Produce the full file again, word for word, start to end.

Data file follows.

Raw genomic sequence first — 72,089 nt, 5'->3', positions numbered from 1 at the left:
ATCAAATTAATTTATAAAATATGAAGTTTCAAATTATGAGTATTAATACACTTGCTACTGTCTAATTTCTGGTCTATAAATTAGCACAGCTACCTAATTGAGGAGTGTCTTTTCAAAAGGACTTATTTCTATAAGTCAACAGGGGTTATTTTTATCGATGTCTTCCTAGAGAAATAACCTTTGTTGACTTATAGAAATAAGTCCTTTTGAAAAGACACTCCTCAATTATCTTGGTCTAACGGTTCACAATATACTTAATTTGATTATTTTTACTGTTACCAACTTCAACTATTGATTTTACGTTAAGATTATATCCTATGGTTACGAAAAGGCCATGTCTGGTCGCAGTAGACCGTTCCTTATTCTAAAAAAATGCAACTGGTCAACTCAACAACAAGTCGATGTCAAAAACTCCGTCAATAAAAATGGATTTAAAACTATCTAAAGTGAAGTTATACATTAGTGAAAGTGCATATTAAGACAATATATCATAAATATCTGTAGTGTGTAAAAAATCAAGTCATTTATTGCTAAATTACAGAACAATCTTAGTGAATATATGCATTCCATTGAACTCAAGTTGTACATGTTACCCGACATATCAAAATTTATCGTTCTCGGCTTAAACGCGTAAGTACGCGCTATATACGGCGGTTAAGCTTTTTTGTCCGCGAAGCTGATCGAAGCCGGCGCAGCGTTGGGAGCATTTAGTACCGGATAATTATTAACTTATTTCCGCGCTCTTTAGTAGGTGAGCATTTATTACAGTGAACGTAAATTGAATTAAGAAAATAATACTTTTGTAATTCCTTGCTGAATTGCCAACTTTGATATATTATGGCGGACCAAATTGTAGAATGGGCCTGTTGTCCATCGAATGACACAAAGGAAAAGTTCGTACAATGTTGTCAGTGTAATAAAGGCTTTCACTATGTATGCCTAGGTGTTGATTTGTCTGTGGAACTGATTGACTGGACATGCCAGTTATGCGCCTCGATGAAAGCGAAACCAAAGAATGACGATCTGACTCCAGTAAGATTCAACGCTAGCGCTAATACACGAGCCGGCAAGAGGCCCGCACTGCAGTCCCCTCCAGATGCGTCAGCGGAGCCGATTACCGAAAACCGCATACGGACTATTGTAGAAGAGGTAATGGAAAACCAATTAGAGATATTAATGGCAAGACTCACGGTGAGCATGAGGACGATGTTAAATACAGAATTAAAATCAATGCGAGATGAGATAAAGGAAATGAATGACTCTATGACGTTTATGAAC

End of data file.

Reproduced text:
Raw genomic sequence first — 72,089 nt, 5'->3', positions numbered from 1 at the left:
ATCAAATTAATTTATAAAATATGAAGTTTCAAATTATGAGTATTAATACACTTGCTACTGTCTAATTTCTGGTCTATAAATTAGCACAGCTACCTAATTGAGGAGTGTCTTTTCAAAAGGACTTATTTCTATAAGTCAACAGGGGTTATTTTTATCGATGTCTTCCTAGAGAAATAACCTTTGTTGACTTATAGAAATAAGTCCTTTTGAAAAGACACTCCTCAATTATCTTGGTCTAACGGTTCACAATATACTTAATTTGATTATTTTTACTGTTACCAACTTCAACTATTGATTTTACGTTAAGATTATATCCTATGGTTACGAAAAGGCCATGTCTGGTCGCAGTAGACCGTTCCTTATTCTAAAAAAATGCAACTGGTCAACTCAACAACAAGTCGATGTCAAAAACTCCGTCAATAAAAATGGATTTAAAACTATCTAAAGTGAAGTTATACATTAGTGAAAGTGCATATTAAGACAATATATCATAAATATCTGTAGTGTGTAAAAAATCAAGTCATTTATTGCTAAATTACAGAACAATCTTAGTGAATATATGCATTCCATTGAACTCAAGTTGTACATGTTACCCGACATATCAAAATTTATCGTTCTCGGCTTAAACGCGTAAGTACGCGCTATATACGGCGGTTAAGCTTTTTTGTCCGCGAAGCTGATCGAAGCCGGCGCAGCGTTGGGAGCATTTAGTACCGGATAATTATTAACTTATTTCCGCGCTCTTTAGTAGGTGAGCATTTATTACAGTGAACGTAAATTGAATTAAGAAAATAATACTTTTGTAATTCCTTGCTGAATTGCCAACTTTGATATATTATGGCGGACCAAATTGTAGAATGGGCCTGTTGTCCATCGAATGACACAAAGGAAAAGTTCGTACAATGTTGTCAGTGTAATAAAGGCTTTCACTATGTATGCCTAGGTGTTGATTTGTCTGTGGAACTGATTGACTGGACATGCCAGTTATGCGCCTCGATGAAAGCGAAACCAAAGAATGACGATCTGACTCCAGTAAGATTCAACGCTAGCGCTAATACACGAGCCGGCAAGAGGCCCGCACTGCAGTCCCCTCCAGATGCGTCAGCGGAGCCGATTACCGAAAACCGCATACGGACTATTGTAGAAGAGGTAATGGAAAACCAATTAGAGATATTAATGGCAAGACTCACGGTGAGCATGAGGACGATGTTAAATACAGAATTAAAATCAATGCGAGATGAGATAAAGGAAATGAATGACTCTATGACGTTTATGAAC